The word investigation was borrowed into the English language in the middle of the fifteenth century from the Old French word investigacion, which is a fourteenth century loanword from Latin investigationem, meaning "a searching into". That word is composed out of the prefix in-, which here meant "into", the verb vestigere, or "to search", and the suffix -onem, which forms an accusative singular noun. In- eventually traces to the Proto-Indo-European root en, which had the same definition, and vestigere comes from the Latin word for "footprint", vestigium, which has an uncertain origin but might trace to a Proto-Indo-European reconstruction sounding something like steyg and meaning "to walk". Investigate is a sixteenth-century back-fornation; usage of both that and investigation has been trending upwards in recent decades.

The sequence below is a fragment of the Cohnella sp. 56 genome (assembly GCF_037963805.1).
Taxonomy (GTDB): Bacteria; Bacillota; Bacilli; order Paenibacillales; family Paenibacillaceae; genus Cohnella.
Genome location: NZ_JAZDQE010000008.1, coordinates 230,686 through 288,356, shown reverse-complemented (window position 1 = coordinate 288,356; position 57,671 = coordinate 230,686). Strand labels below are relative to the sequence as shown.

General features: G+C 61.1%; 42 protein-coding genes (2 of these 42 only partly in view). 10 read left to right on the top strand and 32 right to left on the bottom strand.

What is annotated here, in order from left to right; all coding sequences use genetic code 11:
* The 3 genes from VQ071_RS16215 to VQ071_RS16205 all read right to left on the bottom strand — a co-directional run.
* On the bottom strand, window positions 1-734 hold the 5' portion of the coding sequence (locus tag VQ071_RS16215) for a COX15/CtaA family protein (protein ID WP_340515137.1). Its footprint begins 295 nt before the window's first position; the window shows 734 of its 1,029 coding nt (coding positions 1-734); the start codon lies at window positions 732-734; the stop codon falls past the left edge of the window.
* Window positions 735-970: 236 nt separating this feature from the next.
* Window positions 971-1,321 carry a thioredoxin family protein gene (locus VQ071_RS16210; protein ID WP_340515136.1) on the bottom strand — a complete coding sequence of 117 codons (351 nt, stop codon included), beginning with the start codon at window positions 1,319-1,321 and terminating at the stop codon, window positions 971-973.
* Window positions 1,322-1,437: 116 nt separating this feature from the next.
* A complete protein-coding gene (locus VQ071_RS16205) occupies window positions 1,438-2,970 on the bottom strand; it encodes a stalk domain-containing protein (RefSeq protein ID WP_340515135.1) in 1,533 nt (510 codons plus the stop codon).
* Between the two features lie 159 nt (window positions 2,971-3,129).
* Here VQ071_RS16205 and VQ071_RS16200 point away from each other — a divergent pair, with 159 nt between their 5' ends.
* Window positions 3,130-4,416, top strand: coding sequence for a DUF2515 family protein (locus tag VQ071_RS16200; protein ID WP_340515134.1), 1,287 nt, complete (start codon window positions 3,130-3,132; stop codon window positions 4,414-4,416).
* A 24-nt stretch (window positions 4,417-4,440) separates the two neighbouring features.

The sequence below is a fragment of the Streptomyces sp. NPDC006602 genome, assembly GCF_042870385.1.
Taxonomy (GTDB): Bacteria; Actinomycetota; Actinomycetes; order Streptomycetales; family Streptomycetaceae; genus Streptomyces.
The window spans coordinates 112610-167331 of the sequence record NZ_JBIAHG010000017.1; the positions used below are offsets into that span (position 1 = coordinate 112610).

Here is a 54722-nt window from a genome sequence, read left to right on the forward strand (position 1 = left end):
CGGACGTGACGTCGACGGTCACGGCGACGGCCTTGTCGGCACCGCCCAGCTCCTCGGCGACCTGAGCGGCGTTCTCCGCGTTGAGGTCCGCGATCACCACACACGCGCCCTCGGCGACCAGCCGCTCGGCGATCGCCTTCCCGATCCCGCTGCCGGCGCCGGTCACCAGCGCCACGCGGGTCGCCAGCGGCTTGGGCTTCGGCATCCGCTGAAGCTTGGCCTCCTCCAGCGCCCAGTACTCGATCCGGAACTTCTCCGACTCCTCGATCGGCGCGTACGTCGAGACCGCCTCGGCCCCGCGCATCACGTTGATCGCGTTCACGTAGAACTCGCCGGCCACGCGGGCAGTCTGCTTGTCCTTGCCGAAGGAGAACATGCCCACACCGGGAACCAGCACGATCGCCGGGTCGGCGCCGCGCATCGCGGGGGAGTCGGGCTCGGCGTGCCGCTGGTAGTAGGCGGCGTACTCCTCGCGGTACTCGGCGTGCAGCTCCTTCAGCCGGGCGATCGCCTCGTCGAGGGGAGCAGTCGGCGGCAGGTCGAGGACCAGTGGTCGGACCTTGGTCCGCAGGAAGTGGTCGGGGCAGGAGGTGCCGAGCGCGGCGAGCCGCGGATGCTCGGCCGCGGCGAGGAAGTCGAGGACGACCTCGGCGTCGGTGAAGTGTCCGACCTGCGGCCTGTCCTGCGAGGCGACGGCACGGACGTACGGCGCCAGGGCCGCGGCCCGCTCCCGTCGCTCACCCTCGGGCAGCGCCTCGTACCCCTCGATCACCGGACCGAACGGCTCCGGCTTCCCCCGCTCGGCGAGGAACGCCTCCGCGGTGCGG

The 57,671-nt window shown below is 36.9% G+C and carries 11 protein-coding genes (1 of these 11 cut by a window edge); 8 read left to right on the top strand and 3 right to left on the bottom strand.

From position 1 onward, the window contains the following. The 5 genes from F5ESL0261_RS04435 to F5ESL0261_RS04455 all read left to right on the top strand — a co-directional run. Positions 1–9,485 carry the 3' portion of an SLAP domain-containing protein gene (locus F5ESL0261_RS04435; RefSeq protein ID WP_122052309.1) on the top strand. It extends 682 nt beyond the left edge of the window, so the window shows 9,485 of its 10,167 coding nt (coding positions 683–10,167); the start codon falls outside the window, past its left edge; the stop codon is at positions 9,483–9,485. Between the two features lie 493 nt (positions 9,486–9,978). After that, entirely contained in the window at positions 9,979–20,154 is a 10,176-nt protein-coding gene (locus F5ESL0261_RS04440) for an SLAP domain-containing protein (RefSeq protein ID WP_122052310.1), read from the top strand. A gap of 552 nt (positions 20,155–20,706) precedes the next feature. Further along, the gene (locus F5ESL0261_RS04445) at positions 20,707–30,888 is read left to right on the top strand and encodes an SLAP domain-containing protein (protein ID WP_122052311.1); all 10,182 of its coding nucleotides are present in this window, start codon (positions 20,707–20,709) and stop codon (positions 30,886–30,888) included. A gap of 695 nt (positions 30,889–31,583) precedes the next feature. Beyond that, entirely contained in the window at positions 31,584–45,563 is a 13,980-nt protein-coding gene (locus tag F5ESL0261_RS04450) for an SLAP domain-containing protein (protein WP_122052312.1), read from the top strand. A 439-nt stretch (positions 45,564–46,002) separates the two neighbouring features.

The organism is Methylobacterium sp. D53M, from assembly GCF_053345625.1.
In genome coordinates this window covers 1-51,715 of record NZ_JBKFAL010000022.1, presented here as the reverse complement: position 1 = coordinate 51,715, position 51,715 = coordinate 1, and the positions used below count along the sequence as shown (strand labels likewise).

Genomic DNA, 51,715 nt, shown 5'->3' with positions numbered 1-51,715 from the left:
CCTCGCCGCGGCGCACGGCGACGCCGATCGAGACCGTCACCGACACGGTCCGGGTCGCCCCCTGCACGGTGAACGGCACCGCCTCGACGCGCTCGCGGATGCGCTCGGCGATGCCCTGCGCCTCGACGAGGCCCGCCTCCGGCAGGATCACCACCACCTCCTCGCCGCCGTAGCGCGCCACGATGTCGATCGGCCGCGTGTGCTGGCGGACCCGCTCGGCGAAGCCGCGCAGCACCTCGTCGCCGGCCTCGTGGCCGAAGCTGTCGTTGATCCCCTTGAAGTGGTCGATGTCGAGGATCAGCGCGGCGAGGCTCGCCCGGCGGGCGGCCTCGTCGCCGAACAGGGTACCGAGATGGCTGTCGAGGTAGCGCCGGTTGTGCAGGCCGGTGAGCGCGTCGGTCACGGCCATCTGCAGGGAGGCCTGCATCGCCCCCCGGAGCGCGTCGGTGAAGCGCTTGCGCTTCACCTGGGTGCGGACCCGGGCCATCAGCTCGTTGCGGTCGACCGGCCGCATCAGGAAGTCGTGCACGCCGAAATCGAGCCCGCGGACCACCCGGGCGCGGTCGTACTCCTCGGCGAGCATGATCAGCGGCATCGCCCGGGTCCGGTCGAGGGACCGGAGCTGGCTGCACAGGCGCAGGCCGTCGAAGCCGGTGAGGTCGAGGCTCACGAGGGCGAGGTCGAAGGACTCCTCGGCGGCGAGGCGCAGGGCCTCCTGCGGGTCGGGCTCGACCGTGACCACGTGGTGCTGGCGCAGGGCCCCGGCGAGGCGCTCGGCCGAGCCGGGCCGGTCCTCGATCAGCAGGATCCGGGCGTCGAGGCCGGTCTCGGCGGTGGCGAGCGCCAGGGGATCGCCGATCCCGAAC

Adam Aleksic, a rising sophomore studying linguistics and government at Harvard University, has been described as the internet's sixth most famous etymologist. He also has disturbing interests in politics, vexillology, geography, board games, conlanging, and law.